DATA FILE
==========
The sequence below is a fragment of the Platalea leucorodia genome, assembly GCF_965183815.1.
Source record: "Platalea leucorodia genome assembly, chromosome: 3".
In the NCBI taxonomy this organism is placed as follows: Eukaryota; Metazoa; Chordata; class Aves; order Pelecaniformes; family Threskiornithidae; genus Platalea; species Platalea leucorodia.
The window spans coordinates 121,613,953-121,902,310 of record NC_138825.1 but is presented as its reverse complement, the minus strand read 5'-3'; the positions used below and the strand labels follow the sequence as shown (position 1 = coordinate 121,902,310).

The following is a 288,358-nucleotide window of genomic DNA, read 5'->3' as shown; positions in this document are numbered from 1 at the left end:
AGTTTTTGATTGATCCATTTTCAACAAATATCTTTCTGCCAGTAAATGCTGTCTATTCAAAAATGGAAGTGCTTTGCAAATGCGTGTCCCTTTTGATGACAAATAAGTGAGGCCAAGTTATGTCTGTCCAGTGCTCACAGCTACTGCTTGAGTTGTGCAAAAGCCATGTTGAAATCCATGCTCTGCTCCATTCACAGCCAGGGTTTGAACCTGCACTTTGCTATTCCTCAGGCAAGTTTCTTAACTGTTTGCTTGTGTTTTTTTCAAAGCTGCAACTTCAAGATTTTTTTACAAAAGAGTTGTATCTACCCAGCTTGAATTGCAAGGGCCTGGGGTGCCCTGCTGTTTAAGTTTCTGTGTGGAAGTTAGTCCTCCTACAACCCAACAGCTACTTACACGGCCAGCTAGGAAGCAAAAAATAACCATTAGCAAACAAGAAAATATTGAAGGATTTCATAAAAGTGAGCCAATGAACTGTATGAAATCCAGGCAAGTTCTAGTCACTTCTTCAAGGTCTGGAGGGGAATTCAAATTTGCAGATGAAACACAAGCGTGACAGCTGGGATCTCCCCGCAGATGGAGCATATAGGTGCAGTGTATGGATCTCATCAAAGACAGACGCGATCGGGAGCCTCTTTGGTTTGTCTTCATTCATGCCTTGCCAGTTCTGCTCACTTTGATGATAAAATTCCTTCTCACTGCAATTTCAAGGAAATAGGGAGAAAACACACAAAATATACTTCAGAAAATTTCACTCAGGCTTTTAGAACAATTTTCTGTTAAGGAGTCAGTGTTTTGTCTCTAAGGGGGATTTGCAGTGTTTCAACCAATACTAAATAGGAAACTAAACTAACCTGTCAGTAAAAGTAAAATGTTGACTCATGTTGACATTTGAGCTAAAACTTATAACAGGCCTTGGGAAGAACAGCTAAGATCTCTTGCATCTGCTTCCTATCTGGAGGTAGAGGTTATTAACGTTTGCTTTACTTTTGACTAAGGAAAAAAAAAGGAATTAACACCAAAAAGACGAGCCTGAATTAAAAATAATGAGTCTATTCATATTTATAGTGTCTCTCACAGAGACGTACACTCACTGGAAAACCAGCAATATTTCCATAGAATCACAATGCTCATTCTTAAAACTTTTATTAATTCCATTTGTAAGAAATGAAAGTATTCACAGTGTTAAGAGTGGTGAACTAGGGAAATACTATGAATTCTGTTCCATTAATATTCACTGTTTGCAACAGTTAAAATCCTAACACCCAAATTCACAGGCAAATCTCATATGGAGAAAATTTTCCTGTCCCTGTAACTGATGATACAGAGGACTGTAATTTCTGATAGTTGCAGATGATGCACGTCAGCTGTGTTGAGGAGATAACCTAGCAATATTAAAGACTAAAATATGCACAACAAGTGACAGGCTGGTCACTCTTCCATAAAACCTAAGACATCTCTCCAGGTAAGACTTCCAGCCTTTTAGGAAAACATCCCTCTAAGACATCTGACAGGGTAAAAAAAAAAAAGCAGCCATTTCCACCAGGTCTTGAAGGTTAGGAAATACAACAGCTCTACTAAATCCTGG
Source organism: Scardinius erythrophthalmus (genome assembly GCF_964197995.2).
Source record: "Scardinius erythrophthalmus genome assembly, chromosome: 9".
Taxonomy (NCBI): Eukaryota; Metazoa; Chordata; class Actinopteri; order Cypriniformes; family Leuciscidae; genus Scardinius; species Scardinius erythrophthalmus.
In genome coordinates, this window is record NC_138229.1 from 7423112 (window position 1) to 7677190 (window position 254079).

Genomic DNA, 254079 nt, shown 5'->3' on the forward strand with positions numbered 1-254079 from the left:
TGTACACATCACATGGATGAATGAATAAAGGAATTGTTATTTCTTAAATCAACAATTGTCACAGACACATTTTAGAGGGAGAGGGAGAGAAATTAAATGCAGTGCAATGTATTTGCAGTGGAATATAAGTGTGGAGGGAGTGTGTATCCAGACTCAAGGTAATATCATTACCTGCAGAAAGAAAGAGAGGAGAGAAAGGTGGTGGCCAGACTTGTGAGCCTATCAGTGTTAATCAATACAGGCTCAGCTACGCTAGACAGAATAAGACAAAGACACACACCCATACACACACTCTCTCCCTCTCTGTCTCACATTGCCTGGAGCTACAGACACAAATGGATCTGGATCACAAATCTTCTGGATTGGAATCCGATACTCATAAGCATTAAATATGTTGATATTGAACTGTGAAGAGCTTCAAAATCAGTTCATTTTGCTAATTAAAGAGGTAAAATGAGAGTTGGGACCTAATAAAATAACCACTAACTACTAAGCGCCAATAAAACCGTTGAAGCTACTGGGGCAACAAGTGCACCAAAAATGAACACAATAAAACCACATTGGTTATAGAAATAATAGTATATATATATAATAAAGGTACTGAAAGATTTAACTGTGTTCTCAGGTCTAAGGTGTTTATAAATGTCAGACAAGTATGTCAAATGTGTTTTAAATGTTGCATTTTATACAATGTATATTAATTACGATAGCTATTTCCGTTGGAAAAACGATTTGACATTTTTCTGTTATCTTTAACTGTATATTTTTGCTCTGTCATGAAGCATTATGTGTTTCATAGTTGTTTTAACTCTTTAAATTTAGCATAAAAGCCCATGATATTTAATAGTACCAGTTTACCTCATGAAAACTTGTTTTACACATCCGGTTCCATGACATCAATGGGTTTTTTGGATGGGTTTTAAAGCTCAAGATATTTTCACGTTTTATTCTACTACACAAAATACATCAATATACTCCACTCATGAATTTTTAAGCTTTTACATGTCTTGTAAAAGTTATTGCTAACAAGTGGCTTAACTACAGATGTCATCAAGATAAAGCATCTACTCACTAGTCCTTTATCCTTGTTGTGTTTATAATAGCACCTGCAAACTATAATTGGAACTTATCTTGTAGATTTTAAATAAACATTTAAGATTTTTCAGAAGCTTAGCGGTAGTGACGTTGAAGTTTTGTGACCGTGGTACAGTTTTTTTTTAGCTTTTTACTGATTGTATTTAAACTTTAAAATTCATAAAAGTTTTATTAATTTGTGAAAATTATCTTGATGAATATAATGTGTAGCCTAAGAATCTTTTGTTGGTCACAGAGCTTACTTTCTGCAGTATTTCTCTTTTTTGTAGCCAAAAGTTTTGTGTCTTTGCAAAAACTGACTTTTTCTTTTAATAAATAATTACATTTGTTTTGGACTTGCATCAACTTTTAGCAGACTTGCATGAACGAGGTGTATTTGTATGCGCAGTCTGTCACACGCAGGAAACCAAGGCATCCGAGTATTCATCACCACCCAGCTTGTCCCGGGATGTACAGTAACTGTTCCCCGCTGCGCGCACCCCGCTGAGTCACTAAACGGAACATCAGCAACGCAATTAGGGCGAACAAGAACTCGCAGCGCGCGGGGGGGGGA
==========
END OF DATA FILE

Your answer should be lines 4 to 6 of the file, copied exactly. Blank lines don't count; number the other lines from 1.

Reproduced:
The window spans coordinates 121,613,953-121,902,310 of record NC_138825.1 but is presented as its reverse complement, the minus strand read 5'-3'; the positions used below and the strand labels follow the sequence as shown (position 1 = coordinate 121,902,310).

The following is a 288,358-nucleotide window of genomic DNA, read 5'->3' as shown; positions in this document are numbered from 1 at the left end:
AGTTTTTGATTGATCCATTTTCAACAAATATCTTTCTGCCAGTAAATGCTGTCTATTCAAAAATGGAAGTGCTTTGCAAATGCGTGTCCCTTTTGATGACAAATAAGTGAGGCCAAGTTATGTCTGTCCAGTGCTCACAGCTACTGCTTGAGTTGTGCAAAAGCCATGTTGAAATCCATGCTCTGCTCCATTCACAGCCAGGGTTTGAACCTGCACTTTGCTATTCCTCAGGCAAGTTTCTTAACTGTTTGCTTGTGTTTTTTTCAAAGCTGCAACTTCAAGATTTTTTTACAAAAGAGTTGTATCTACCCAGCTTGAATTGCAAGGGCCTGGGGTGCCCTGCTGTTTAAGTTTCTGTGTGGAAGTTAGTCCTCCTACAACCCAACAGCTACTTACACGGCCAGCTAGGAAGCAAAAAATAACCATTAGCAAACAAGAAAATATTGAAGGATTTCATAAAAGTGAGCCAATGAACTGTATGAAATCCAGGCAAGTTCTAGTCACTTCTTCAAGGTCTGGAGGGGAATTCAAATTTGCAGATGAAACACAAGCGTGACAGCTGGGATCTCCCCGCAGATGGAGCATATAGGTGCAGTGTATGGATCTCATCAAAGACAGACGCGATCGGGAGCCTCTTTGGTTTGTCTTCATTCATGCCTTGCCAGTTCTGCTCACTTTGATGATAAAATTCCTTCTCACTGCAATTTCAAGGAAATAGGGAGAAAACACACAAAATATACTTCAGAAAATTTCACTCAGGCTTTTAGAACAATTTTCTGTTAAGGAGTCAGTGTTTTGTCTCTAAGGGGGATTTGCAGTGTTTCAACCAATACTAAATAGGAAACTAAACTAACCTGTCAGTAAAAGTAAAATGTTGACTCATGTTGACATTTGAGCTAAAACTTATAACAGGCCTTGGGAAGAACAGCTAAGATCTCTTGCATCTGCTTCCTATCTGGAGGTAGAGGTTATTAACGTTTGCTTTACTTTTGACTAAGGAAAAAAAAAGGAATTAACACCAAAAAGACGAGCCTGAATTAAAAATAATGAGTCTATTCATATTTATAGTGTCTCTCACAGAGACGTACACTCACTGGAAAACCAGCAATATTTCCATAGAATCACAATGCTCATTCTTAAAACTTTTATTAATTCCATTTGTAAGAAATGAAAGTATTCACAGTGTTAAGAGTGGTGAACTAGGGAAATACTATGAATTCTGTTCCATTAATATTCACTGTTTGCAACAGTTAAAATCCTAACACCCAAATTCACAGGCAAATCTCATATGGAGAAAATTTTCCTGTCCCTGTAACTGATGATACAGAGGACTGTAATTTCTGATAGTTGCAGATGATGCACGTCAGCTGTGTTGAGGAGATAACCTAGCAATATTAAAGACTAAAATATGCACAACAAGTGACAGGCTGGTCACTCTTCCATAAAACCTAAGACATCTCTCCAGGTAAGACTTCCAGCCTTTTAGGAAAACATCCCTCTAAGACATCTGACAGGGTAAAAAAAAAAAAGCAGCCATTTCCACCAGGTCTTGAAGGTTAGGAAATACAACAGCTCTACTAAATCCTGG